Frequently Asked Questions (FAQs)
About Oyster Habitat Restoration and Enhancement
Q - Why do oysters need restoration and enhancement?
A - Oyster larvae must attach to a hard substrate, ideally another oyster shell. As adult oysters are harvested, shell (representing available substrate) is removed from the system. If this shell is not replaced, habitat is lost. Other contributing factors are the impact of boat wakes, which can severely damage oyster beds, especially in smaller creeks, and excessive silt loads resulting from high land development.
Q - What methods are used to restore and enhance oyster habitat?
A - The primary method we use is to plant recycled oyster shell at suitable sites. Plastic mesh bags, much like onion bags, are used to retain the shell and prevent it from washing away. Over time, as oysters and mussels recruit to the shell, the bag becomes integrated into the reef.
Q - What makes a site suitable for restoration or enhancement?
A - Oysters prefer intertidal locations with high salinity. Thus most sites will be in tidal creeks. The proposed site should have a relatively firm substrate (shell is best) to facilitate working on the reef and to prevent the shell bags from sinking too rapidly. Shell is easier to stabilize on banks that have a gentle slope than on steep banks. The presence of oysters in the vicinity indicates potential for success. Since one of our goals is to reduce shoreline erosion and protect Spartina marsh grass, many sites will be located adjacent to salt marshes. Finally, accessibility by volunteers is important, so most sites are located adjacent to public access points such as boat landings or parks. SCORE does not normally construct reefs on private land.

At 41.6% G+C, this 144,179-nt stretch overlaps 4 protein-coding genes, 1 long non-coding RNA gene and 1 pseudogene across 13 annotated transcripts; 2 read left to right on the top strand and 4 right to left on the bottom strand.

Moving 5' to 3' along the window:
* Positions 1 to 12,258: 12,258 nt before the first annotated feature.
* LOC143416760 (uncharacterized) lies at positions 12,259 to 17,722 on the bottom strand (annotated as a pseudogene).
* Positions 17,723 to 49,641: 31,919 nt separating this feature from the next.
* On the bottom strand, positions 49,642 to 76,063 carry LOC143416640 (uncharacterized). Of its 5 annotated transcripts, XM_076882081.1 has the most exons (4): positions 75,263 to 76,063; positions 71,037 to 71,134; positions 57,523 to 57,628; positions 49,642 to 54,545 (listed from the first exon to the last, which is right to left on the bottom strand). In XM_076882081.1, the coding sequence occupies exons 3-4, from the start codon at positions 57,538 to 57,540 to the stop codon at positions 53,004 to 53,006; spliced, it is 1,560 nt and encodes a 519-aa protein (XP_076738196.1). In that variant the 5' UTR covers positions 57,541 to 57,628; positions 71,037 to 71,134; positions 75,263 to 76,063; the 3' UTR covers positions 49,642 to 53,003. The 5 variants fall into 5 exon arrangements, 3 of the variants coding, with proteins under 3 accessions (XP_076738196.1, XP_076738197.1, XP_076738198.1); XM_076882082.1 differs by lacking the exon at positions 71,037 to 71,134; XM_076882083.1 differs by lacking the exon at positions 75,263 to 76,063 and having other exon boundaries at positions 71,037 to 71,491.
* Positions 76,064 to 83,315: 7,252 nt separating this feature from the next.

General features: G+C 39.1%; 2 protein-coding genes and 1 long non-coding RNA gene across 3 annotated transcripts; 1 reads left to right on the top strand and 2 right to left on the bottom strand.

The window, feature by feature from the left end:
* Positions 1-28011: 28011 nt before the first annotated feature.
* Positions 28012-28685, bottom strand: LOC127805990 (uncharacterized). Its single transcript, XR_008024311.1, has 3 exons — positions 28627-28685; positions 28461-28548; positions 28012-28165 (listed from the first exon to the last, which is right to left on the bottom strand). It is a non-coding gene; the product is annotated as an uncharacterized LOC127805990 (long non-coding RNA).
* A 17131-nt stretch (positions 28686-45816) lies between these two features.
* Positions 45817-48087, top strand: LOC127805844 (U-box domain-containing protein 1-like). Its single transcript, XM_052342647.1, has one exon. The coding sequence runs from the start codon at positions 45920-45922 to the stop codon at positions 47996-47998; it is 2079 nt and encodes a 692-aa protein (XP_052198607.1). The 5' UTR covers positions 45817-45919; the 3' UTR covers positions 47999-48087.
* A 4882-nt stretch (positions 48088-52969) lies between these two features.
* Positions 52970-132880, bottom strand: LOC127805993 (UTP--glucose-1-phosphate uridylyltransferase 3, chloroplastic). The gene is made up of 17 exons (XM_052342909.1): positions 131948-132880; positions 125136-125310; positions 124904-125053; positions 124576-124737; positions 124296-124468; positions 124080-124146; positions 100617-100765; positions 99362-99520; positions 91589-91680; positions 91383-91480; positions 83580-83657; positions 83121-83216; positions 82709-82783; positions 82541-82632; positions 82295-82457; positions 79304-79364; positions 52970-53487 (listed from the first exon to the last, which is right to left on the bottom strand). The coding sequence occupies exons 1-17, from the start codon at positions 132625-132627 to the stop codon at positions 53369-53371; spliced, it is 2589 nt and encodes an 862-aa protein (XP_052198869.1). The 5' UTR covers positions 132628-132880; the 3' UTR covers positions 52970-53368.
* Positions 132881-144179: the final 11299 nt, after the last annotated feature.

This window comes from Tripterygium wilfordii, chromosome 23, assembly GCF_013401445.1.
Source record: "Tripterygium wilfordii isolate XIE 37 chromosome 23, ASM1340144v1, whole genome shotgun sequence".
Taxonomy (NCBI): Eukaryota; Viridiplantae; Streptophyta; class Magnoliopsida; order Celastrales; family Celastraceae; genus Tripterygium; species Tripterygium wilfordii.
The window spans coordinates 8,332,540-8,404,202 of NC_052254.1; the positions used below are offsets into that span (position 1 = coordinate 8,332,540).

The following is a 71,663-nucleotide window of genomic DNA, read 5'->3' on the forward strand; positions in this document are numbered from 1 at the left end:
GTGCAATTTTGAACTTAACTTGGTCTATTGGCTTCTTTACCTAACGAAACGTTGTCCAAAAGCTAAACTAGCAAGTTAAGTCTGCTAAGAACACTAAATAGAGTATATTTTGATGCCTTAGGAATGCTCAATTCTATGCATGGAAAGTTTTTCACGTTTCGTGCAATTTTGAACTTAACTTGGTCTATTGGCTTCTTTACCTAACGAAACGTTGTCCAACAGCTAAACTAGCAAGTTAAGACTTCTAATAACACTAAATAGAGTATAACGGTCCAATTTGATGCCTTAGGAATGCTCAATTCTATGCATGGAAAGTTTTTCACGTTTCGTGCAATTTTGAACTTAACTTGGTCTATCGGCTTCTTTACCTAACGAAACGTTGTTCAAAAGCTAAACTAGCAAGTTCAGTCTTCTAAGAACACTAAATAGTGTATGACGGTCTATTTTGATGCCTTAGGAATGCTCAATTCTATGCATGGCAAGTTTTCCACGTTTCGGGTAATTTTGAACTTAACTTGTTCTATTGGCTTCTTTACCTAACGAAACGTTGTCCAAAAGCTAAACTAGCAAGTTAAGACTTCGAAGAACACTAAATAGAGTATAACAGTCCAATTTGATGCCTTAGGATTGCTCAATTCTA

Q - When do you restore oyster habitats?
A - Adult oysters spawn (and therefore larvae settle) in the summer months. Shell should be planted from late May through late August for the best "catch." Shell that is planted outside that window will accumulate considerable fouling (e.g. barnacles, algae) before oyster larvae are available to settle. Larvae are less likely to settle on heavily fouled shells.
Q - Where do you get the shell needed for planting?
A - Oyster shell recycling is an important component of the SCORE program. Most restaurants and resorts and many caterers throw oyster shell in the garbage; others use it for driveway fill. This shell is a valuable resource that needs to be returned to the water to provide substrate for juvenile oysters. Currently less than 25% of the oysters harvested in SC are returned to SCDNR for use in habitat restoration.
Q - How can I help?
A - There are many volunteer opportunities. Volunteers are needed to recycle shell, fill shell bags, build reefs, monitor water quality, and assist with reef sampling. Sign up to be placed on our mailing list and notified of workshops, workdays, and volunteer opportunities by filling out a volunteer form.